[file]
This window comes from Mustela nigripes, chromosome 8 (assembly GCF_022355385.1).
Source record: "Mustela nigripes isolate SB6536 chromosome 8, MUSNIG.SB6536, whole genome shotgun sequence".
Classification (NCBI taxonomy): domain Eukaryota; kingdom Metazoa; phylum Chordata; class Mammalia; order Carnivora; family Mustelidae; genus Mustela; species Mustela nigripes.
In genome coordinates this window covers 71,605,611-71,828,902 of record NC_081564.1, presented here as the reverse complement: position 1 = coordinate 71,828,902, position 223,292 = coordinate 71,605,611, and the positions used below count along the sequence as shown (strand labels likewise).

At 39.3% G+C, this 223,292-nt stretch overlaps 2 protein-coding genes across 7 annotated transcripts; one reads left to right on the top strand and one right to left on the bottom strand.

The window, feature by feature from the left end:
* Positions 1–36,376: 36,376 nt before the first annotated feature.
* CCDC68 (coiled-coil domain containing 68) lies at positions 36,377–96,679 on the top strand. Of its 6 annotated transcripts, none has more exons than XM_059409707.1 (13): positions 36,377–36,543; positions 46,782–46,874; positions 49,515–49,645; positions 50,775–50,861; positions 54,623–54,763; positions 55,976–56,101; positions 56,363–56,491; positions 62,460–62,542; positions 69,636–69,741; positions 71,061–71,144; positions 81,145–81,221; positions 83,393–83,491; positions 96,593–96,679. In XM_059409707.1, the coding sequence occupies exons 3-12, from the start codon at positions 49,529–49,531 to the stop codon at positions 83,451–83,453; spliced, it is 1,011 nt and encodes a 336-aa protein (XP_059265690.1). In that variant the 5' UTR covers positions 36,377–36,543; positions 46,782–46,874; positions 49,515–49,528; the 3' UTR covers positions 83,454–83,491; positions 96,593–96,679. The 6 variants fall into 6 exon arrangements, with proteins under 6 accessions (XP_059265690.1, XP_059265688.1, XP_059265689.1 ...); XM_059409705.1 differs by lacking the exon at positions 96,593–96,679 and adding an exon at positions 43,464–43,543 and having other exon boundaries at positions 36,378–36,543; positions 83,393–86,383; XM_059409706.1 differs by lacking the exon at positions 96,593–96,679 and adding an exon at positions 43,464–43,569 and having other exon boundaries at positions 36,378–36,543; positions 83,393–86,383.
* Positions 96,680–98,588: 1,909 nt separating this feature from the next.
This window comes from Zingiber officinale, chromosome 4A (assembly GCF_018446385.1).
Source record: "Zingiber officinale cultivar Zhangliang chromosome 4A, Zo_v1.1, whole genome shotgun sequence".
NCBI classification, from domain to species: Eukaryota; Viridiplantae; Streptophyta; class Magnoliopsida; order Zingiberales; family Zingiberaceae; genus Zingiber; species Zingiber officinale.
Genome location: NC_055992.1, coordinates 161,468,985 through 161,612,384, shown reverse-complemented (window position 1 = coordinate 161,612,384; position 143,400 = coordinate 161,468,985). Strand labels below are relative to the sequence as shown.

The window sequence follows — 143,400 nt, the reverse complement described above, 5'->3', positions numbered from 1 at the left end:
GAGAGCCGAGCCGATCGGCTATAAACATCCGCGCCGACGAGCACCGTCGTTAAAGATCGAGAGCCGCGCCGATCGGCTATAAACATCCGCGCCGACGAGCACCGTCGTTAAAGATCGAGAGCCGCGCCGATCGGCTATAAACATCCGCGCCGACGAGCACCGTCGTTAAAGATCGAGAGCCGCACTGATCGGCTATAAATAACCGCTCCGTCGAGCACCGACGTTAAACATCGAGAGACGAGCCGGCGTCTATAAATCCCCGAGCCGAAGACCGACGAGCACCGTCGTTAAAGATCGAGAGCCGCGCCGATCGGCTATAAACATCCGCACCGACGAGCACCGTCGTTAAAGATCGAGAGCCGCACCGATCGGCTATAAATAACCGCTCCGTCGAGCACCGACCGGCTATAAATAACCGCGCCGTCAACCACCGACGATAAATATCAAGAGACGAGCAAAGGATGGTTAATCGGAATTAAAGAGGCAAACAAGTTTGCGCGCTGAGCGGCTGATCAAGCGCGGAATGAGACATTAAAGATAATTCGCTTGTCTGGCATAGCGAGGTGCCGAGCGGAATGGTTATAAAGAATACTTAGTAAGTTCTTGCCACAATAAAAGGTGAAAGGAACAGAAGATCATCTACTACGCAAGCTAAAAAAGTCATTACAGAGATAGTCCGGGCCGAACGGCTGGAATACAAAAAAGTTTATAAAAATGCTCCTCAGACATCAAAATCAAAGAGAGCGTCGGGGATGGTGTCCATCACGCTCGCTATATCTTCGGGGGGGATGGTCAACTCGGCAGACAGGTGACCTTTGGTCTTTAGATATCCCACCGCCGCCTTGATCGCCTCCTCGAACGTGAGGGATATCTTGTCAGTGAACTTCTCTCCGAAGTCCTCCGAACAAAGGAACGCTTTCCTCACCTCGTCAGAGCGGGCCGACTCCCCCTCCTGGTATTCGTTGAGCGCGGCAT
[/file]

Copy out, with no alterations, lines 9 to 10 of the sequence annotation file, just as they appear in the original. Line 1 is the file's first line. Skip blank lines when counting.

* Positions 96,680–98,588: 1,909 nt separating this feature from the next.
This window comes from Zingiber officinale, chromosome 4A (assembly GCF_018446385.1).